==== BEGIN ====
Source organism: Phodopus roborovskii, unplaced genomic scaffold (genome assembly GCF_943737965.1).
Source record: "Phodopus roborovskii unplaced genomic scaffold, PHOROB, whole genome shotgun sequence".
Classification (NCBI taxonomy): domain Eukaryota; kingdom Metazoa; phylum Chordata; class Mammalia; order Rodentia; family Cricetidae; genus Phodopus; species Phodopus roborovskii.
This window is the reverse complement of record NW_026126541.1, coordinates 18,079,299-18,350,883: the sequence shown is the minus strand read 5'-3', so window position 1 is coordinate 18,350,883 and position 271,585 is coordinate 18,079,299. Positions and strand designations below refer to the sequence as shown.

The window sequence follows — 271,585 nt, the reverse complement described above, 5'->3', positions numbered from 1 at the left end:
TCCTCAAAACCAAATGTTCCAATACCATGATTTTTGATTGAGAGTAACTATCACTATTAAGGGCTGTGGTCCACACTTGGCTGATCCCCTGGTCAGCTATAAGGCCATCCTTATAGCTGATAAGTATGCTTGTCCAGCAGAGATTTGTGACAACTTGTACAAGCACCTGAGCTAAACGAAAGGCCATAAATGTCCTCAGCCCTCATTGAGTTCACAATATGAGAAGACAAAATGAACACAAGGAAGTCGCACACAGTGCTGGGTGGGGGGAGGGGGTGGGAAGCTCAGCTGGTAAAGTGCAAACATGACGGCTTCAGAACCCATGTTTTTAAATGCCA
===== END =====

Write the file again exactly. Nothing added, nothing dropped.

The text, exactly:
Source organism: Phodopus roborovskii, unplaced genomic scaffold (genome assembly GCF_943737965.1).
Source record: "Phodopus roborovskii unplaced genomic scaffold, PHOROB, whole genome shotgun sequence".
Classification (NCBI taxonomy): domain Eukaryota; kingdom Metazoa; phylum Chordata; class Mammalia; order Rodentia; family Cricetidae; genus Phodopus; species Phodopus roborovskii.
This window is the reverse complement of record NW_026126541.1, coordinates 18,079,299-18,350,883: the sequence shown is the minus strand read 5'-3', so window position 1 is coordinate 18,350,883 and position 271,585 is coordinate 18,079,299. Positions and strand designations below refer to the sequence as shown.

The window sequence follows — 271,585 nt, the reverse complement described above, 5'->3', positions numbered from 1 at the left end:
TCCTCAAAACCAAATGTTCCAATACCATGATTTTTGATTGAGAGTAACTATCACTATTAAGGGCTGTGGTCCACACTTGGCTGATCCCCTGGTCAGCTATAAGGCCATCCTTATAGCTGATAAGTATGCTTGTCCAGCAGAGATTTGTGACAACTTGTACAAGCACCTGAGCTAAACGAAAGGCCATAAATGTCCTCAGCCCTCATTGAGTTCACAATATGAGAAGACAAAATGAACACAAGGAAGTCGCACACAGTGCTGGGTGGGGGGAGGGGGTGGGAAGCTCAGCTGGTAAAGTGCAAACATGACGGCTTCAGAACCCATGTTTTTAAATGCCA